Cocaine: The Deadly White Powder

Cocaine was a drug that was popular in the 80’s. It was a sort of glamorous drug to use at parties, at small social gatherings, or before going out to the clubs. However, more and more research reveals that cocaine is entirely dangerous and incredibly addictive. It is, in fact, one of the most dangerous drugs known to man.

What makes it so dangerous is that once a person begins taking it, it becomes more and more impossible to become free of its grip. A physical and psychological dependence quickly develops. In fact, there was an experiment in the 80’s that seemed to highlighted exactly what cocaine can do. The experiment took a rat and placed it alone in a cage. It then placed two bottles of water from which the rat could drink – plain water and water injected with cocaine. Once the rat tasted the water with cocaine, it continued to go back again and again and again, until it was dead.

This experiment was shown in a television ad sponsored by a Partnership for a Drug-Free America. The ad explained: “Only one drug is so addictive, nine out of ten laboratory rats will use it. And use it. And use it. Until dead. It’s called cocaine. And it can do the same thing to you.” Just like the rat, people will continue to return to cocaine again and again until something stops them. For many people, this is the lack of money to buy more. And for others it’s death.

The intoxication of ingesting cocaine includes feeling very alert, excited, powerful, and happy. Some users of cocaine describe its euphoria as equivalent to orgasm. However, the euphoria of being high on cocaine can also bring feelings of suspicion and paranoia. In fact, after awhile the high might produce anxious feelings, compulsive and repetitive behaviors, and seeing flashes of light or hallucinations.

Cocaine has significant effects on the brain and it is particularly addictive, as already mentioned, more so than any other amphetamine. Use of cocaine stimulates key receptors in the brain that, in turn, create a euphoria that is hard to ignore. Furthermore, users quickly develop a tolerance to the high, therefore, needing more and more cocaine in order to experience the same high they once did. Cocaine releases chemicals in the brain that lead to higher blood pressure, a faster heartbeat, dilation of the pupils, chills, and muscular palpitations. And with high doses, cocaine can cause a cardiac arrest, heart attack, stroke, or seizure.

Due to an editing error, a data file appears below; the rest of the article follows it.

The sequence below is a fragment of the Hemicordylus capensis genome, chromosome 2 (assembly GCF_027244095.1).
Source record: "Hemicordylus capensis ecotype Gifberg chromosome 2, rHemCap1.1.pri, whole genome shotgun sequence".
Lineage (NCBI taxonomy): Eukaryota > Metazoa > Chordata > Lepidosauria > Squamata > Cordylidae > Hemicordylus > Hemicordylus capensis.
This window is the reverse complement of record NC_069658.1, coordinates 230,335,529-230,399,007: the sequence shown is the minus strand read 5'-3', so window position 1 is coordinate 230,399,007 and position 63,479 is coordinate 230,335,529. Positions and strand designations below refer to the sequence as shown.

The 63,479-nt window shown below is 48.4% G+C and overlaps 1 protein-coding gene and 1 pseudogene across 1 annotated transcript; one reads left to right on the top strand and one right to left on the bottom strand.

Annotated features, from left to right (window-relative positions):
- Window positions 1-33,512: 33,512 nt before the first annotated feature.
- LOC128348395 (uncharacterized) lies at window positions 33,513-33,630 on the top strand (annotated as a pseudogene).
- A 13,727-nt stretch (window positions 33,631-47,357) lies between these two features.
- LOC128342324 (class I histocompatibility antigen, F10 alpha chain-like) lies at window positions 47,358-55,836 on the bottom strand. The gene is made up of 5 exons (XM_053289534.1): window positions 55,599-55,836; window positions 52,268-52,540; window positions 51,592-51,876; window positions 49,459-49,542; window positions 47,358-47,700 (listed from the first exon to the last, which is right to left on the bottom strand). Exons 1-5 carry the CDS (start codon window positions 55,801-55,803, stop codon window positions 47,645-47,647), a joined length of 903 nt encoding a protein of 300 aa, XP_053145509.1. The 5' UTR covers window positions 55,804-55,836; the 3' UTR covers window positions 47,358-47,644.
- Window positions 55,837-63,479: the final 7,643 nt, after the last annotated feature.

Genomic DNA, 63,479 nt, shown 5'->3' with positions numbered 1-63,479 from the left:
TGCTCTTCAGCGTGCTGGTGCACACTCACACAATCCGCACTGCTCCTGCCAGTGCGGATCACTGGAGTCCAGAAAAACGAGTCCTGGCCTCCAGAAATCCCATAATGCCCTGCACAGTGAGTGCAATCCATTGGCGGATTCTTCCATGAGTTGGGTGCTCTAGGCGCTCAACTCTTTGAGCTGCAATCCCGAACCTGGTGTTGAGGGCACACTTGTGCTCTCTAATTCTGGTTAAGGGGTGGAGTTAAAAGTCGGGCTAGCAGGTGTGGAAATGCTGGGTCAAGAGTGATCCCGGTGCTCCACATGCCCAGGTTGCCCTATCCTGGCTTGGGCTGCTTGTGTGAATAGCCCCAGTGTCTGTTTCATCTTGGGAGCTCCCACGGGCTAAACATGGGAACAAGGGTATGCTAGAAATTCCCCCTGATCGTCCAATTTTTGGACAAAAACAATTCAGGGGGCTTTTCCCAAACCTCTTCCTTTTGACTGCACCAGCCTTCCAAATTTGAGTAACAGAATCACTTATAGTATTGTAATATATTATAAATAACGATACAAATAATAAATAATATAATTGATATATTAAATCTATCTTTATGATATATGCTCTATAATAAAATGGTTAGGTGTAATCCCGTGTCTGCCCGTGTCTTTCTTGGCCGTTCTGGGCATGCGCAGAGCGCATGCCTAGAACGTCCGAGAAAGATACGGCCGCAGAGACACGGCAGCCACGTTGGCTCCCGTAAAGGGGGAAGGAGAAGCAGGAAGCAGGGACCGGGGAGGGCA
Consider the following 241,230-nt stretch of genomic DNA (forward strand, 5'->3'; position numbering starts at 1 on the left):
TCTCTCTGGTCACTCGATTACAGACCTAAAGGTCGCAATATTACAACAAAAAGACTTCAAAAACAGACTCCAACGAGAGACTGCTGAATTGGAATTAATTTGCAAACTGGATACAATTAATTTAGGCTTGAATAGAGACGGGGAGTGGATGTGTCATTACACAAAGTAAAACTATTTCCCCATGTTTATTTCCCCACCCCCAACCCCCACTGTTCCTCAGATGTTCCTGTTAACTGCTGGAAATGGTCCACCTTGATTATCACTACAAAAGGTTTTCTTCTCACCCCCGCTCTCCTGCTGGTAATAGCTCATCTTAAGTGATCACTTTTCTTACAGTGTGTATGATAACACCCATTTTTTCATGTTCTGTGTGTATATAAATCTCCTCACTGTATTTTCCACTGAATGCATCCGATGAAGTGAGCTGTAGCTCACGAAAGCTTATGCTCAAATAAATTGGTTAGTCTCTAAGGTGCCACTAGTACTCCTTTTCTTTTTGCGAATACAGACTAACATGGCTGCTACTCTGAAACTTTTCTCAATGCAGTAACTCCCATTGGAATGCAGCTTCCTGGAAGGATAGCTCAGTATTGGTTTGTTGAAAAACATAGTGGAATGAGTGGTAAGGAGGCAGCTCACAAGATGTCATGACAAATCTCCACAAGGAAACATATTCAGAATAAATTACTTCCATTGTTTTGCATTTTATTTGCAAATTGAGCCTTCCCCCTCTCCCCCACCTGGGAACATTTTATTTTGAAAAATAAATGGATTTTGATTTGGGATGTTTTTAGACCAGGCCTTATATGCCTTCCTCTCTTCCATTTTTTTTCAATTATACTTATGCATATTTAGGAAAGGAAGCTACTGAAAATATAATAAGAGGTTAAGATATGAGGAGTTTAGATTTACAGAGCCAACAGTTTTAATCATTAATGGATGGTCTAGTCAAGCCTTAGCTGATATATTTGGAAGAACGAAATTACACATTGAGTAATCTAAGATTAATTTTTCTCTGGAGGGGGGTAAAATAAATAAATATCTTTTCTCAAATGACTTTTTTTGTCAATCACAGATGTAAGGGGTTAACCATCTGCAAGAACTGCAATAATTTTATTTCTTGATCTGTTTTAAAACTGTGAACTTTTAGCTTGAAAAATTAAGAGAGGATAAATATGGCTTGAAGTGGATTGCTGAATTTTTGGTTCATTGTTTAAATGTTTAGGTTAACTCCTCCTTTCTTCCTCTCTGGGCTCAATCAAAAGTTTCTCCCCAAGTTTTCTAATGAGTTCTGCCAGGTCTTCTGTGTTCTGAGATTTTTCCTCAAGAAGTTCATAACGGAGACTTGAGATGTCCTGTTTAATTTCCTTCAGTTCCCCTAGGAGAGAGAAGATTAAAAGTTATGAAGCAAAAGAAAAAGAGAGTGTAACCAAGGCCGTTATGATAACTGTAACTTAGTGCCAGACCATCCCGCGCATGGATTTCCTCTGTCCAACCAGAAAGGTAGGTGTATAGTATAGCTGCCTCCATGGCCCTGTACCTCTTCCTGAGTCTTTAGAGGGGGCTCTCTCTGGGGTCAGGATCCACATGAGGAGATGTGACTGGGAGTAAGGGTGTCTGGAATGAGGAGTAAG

Unfortunately, cocaine is a worldwide, multibillion-dollar business that affects people around the globe, regardless of age, economic status, or gender. If you or someone you know is using cocaine, getting professional support is vital. In fact, with cocaine, it will be important to have an extensive amount of help. This may include living at a residential treatment center, working with a therapist/psychologist, working with a doctor, and attending Cocaine Anonymous meetings.

If you’re struggling with an addiction to cocaine and you’re ready to put an end to your substance use, contact a mental health professional today.

 

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Sober Living Is More Likely for Cocaine Addicts Because of New Treatment

Sober Living Is More Likely for Cocaine Addicts Because of New Treatment | Transcend Recovery Community

Sobriety over the long term can be difficult for those who have had an addiction to cocaine. However, a recent study tested the ability of the drug Baclofen to inhibit the activation of the brain and the triggering of strong cravings.